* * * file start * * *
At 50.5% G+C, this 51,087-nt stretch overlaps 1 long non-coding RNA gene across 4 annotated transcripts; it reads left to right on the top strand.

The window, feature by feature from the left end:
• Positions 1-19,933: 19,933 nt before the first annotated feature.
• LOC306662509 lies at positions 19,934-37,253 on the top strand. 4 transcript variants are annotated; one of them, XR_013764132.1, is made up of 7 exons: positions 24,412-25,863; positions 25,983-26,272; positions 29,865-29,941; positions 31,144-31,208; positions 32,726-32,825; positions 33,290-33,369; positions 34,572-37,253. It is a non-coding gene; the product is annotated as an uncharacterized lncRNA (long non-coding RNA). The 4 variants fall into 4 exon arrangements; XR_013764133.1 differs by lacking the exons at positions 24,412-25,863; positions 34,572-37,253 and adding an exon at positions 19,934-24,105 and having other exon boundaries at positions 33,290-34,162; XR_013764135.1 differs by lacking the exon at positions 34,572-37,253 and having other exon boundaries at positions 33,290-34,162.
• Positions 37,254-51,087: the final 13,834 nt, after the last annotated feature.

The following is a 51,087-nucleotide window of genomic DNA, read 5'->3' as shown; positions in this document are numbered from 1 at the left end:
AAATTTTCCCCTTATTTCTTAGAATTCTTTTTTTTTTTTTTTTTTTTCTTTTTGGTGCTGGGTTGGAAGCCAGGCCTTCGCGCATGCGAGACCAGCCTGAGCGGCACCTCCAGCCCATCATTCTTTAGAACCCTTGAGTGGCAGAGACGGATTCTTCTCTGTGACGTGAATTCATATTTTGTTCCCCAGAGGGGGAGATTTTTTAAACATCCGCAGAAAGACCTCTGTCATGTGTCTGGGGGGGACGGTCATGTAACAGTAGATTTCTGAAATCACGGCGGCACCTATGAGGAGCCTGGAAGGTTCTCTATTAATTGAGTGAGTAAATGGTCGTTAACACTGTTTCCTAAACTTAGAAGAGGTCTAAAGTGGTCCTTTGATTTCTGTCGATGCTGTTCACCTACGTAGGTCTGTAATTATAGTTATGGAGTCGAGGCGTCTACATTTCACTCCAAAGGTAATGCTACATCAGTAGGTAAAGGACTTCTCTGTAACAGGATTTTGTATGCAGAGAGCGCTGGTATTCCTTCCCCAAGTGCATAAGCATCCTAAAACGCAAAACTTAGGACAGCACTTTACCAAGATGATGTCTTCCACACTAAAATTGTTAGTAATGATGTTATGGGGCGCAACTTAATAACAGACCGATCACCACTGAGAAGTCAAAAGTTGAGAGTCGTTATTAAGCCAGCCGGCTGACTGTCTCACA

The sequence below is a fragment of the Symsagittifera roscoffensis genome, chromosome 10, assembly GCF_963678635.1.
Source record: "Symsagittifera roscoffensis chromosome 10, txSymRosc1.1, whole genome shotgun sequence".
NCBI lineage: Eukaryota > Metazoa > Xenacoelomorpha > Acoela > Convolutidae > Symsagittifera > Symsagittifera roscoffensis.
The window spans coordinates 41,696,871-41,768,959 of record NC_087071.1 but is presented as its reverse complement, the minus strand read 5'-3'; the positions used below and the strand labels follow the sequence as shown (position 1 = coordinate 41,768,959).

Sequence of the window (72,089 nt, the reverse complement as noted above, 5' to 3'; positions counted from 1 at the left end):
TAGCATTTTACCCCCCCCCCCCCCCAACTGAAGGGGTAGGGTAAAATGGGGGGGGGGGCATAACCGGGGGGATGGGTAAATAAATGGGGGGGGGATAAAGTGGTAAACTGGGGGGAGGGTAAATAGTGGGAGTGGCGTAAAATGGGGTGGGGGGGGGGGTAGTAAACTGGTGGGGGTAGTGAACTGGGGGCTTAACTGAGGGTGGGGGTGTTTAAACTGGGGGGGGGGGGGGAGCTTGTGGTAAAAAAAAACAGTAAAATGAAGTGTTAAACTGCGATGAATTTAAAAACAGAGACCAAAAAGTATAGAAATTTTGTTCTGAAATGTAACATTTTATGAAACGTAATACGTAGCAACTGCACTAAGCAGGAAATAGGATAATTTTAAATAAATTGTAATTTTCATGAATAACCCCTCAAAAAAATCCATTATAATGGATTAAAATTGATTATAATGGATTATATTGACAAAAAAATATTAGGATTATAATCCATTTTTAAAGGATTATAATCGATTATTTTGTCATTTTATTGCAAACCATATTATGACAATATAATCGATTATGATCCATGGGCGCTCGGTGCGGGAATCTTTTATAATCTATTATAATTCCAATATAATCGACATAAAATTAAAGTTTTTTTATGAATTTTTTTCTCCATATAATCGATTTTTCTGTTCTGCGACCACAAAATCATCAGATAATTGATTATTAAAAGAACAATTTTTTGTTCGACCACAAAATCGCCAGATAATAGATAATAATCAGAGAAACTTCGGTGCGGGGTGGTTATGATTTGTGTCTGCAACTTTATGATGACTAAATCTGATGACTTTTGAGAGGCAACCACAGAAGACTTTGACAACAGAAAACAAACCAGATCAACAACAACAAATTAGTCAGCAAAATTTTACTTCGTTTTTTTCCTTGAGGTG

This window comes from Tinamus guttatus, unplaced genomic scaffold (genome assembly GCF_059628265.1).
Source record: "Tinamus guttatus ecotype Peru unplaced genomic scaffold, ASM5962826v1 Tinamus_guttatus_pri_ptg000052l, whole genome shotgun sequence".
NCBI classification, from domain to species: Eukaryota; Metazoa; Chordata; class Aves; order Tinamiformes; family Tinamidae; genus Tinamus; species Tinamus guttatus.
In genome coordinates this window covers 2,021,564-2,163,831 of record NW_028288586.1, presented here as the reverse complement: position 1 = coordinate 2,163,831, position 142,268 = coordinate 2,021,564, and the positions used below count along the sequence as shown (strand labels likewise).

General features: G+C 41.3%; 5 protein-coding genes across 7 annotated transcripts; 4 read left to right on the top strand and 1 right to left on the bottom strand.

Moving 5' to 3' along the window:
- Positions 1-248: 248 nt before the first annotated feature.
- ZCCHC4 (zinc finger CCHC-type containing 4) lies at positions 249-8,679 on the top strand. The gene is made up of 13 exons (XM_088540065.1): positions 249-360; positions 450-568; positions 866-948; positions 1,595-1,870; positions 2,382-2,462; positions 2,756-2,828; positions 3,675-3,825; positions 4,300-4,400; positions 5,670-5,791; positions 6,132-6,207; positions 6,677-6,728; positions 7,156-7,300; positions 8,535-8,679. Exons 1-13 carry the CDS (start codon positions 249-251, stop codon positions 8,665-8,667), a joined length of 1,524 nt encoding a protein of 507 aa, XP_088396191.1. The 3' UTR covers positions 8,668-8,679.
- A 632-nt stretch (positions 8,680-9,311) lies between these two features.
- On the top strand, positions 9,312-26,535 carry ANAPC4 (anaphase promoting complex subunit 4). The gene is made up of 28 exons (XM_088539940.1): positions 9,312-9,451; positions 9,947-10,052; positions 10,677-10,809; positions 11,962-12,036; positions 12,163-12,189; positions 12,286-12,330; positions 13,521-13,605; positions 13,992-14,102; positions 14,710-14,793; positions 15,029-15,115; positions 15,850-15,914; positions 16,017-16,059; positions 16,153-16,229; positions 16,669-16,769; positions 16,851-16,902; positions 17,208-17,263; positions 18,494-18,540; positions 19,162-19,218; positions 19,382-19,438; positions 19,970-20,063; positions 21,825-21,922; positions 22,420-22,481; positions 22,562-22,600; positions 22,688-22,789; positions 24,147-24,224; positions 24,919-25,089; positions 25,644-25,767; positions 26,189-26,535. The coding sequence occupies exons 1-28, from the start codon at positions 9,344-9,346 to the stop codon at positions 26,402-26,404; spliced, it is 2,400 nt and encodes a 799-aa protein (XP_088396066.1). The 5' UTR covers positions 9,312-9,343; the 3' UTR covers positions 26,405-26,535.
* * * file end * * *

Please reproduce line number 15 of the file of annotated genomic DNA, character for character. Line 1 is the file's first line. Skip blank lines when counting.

Source record: "Tinamus guttatus ecotype Peru unplaced genomic scaffold, ASM5962826v1 Tinamus_guttatus_pri_ptg000052l, whole genome shotgun sequence".